The chief justice shared the responsibility for the damages to the defendants by dividing the final estimate requiring all 135 student-defendants to pay compensation. The sentencing, determined by the seriousness of the offences categorised the defendants into 14 groups.
Trespassing. All defendants were charged with trespass, but the courts deferred jurisdication to the Magistrate Court
Wilful damage to buildings or equivalent. 103 defendants were charged and sentenced to three months of imprisonment suspended for two years subject to good behaviour.
Arson, wilful damage to buildings or equivalent, theft. 16 defendants received three-year prison sentences for arson, suspended for two years subject to good behaviour.
The Chief Justice highlighted for students the seriousness of their crime when he said the prison term would be "like a sword on top of your head tied with a thread. If you violate a traffic law and are found guilty in court, you will serve the sentence I have carried out today."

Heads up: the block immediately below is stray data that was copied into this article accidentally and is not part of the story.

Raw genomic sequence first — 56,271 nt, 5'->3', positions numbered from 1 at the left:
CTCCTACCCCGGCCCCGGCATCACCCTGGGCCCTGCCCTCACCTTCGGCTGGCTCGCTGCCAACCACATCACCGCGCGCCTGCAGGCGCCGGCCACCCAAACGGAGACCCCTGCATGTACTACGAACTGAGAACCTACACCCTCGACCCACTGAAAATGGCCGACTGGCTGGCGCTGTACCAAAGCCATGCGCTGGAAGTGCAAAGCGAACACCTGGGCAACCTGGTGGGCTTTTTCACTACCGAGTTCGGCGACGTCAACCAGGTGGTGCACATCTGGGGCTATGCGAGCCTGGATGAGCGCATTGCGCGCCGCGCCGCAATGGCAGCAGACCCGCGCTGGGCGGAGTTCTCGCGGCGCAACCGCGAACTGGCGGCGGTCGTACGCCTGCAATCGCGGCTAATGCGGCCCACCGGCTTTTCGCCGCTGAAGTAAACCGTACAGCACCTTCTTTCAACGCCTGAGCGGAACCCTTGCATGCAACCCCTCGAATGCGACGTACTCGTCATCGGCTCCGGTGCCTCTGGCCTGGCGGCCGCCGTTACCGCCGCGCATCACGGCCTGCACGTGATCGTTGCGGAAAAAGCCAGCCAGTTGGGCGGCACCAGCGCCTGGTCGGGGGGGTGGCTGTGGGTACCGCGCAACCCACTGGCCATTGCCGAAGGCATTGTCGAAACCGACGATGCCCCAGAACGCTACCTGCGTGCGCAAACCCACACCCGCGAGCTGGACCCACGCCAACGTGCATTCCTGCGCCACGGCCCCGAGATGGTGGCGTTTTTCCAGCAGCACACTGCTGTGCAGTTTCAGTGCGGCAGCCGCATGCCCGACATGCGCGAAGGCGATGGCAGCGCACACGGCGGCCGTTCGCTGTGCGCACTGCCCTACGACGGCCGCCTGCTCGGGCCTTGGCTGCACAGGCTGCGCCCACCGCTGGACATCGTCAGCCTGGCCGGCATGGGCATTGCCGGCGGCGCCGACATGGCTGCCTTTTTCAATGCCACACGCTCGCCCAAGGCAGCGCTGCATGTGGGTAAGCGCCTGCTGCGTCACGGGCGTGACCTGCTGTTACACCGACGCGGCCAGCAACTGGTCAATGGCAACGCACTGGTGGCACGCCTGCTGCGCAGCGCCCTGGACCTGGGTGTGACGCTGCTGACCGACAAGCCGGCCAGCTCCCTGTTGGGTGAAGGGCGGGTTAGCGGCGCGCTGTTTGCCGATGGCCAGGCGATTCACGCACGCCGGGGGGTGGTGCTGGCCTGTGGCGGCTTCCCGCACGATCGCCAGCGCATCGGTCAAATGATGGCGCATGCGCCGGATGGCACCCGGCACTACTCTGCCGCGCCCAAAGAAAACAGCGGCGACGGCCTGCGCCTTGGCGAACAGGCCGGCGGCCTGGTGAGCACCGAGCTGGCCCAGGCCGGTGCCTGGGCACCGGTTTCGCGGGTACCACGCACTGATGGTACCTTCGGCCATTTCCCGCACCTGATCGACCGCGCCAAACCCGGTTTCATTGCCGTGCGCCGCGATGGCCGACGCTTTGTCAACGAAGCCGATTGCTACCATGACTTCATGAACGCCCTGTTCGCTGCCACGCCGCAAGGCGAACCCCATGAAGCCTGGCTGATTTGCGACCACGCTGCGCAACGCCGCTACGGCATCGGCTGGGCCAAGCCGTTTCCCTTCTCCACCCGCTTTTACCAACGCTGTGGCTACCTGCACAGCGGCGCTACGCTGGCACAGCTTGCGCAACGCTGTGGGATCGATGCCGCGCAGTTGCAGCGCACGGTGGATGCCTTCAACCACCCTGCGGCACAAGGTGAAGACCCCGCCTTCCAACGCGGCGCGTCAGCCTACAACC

Unfortunately, he added, it was not very clear who were the leaders and who the followers. He said the sentences distressed him, that they would affect the futures of all the defendants, and that the defendats' actions had damaged the Kingdom's reputation as the Friendly Islands. Self-control in the face of earlier provocation was warranted but not followed. "Your actions were evil and brutish, and everyone should be ashamed."
The Free Wesleyan Church, which operates Tupou College as a residence and day school for boys, had agreed to pay damages to Tonga College.
Telecom defends its turf
Tonga Telecom spokesperson Mr. Busby Kautoke described local telecommunications problems as "same as those faced by other countries." [editor: coughs of disbelief resounding in the background...]